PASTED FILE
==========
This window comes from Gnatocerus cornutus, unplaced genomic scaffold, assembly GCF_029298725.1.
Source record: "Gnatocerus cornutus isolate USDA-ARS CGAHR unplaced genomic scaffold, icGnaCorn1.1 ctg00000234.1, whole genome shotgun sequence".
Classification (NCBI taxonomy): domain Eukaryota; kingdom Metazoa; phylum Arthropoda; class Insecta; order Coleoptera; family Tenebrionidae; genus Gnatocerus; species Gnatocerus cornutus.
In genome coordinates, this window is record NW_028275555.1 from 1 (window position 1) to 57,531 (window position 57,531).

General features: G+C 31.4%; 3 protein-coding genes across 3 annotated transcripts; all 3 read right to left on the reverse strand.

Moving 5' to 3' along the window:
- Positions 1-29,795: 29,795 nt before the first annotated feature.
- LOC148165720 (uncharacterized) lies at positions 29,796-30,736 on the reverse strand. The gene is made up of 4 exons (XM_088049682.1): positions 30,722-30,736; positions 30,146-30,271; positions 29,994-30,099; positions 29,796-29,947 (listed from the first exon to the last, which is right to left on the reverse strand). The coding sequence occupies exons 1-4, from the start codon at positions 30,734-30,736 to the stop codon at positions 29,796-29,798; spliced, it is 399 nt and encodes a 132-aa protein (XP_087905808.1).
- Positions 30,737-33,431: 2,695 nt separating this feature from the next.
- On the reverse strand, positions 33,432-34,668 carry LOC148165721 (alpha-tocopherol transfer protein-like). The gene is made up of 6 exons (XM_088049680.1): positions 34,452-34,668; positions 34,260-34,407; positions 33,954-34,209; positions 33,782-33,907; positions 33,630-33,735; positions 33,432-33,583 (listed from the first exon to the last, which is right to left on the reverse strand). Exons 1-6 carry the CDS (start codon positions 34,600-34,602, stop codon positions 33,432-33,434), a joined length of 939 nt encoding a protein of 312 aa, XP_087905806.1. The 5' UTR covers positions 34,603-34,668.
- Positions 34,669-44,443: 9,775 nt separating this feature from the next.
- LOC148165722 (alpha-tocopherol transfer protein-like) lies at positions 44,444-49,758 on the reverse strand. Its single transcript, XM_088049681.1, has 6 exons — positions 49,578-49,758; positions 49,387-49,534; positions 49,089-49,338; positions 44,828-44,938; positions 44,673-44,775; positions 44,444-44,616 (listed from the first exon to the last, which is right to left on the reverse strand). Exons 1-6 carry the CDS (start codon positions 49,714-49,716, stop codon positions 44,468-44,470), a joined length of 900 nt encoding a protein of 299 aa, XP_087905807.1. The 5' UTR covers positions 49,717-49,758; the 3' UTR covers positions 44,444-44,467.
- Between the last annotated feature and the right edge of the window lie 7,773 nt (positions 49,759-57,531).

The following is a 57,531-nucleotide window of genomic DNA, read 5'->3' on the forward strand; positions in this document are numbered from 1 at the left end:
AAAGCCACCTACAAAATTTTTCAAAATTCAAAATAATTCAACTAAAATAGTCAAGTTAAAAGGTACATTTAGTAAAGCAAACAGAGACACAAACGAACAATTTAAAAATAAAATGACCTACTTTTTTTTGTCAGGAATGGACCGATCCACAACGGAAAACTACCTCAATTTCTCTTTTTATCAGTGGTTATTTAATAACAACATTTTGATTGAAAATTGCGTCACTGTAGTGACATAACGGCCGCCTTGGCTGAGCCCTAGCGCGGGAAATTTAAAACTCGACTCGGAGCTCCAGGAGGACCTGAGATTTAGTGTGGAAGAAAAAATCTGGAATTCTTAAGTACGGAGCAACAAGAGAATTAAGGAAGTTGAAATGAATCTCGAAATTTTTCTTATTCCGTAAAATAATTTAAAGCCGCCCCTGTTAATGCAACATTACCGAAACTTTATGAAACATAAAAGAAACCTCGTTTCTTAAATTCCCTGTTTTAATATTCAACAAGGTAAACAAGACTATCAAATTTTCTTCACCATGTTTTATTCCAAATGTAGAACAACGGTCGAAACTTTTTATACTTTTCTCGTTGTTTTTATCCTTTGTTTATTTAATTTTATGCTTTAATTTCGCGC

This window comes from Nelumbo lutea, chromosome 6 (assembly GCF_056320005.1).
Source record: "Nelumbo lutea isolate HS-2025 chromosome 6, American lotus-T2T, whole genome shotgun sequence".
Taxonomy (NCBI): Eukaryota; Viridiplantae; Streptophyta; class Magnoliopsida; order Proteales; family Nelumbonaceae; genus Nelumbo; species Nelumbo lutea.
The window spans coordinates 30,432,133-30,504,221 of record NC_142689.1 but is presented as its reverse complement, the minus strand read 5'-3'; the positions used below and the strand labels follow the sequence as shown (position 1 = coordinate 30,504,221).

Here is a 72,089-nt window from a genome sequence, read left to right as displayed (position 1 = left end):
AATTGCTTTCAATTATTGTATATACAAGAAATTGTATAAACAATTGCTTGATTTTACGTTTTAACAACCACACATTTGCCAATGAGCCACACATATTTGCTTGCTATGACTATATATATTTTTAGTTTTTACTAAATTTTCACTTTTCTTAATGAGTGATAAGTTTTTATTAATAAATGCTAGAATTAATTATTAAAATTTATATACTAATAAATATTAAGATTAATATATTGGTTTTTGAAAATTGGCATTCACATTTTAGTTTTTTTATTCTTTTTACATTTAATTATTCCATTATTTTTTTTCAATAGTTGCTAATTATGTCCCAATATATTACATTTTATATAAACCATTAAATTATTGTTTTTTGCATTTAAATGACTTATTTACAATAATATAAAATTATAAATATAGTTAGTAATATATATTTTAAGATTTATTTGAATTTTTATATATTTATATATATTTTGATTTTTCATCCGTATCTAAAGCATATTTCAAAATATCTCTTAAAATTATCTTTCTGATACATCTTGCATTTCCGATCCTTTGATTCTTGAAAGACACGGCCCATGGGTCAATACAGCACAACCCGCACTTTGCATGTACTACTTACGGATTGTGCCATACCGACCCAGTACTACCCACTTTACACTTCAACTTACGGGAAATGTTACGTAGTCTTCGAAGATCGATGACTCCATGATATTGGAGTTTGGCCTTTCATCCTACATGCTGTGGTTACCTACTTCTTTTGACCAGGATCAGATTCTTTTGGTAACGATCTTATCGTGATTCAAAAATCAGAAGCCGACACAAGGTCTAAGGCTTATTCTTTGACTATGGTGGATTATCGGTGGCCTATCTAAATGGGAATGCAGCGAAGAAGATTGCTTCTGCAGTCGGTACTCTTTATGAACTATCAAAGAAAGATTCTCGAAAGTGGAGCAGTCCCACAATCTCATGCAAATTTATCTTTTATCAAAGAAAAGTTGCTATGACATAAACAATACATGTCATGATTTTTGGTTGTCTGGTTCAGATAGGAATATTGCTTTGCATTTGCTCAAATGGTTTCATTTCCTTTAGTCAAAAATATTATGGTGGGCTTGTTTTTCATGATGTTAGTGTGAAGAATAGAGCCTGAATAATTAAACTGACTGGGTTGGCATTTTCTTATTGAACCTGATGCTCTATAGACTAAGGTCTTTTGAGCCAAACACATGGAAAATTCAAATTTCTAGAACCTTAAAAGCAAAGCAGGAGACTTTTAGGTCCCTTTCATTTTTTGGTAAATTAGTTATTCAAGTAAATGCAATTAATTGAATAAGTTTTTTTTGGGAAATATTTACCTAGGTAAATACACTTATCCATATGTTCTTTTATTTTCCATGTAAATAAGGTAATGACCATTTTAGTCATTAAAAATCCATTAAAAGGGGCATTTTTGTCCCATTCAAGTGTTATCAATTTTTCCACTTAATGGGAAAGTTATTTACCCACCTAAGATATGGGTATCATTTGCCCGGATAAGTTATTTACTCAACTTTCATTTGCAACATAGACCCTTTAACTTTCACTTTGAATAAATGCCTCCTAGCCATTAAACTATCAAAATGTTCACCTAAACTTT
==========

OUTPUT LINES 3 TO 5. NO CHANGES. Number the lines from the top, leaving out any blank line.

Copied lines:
Classification (NCBI taxonomy): domain Eukaryota; kingdom Metazoa; phylum Arthropoda; class Insecta; order Coleoptera; family Tenebrionidae; genus Gnatocerus; species Gnatocerus cornutus.
In genome coordinates, this window is record NW_028275555.1 from 1 (window position 1) to 57,531 (window position 57,531).

General features: G+C 31.4%; 3 protein-coding genes across 3 annotated transcripts; all 3 read right to left on the reverse strand.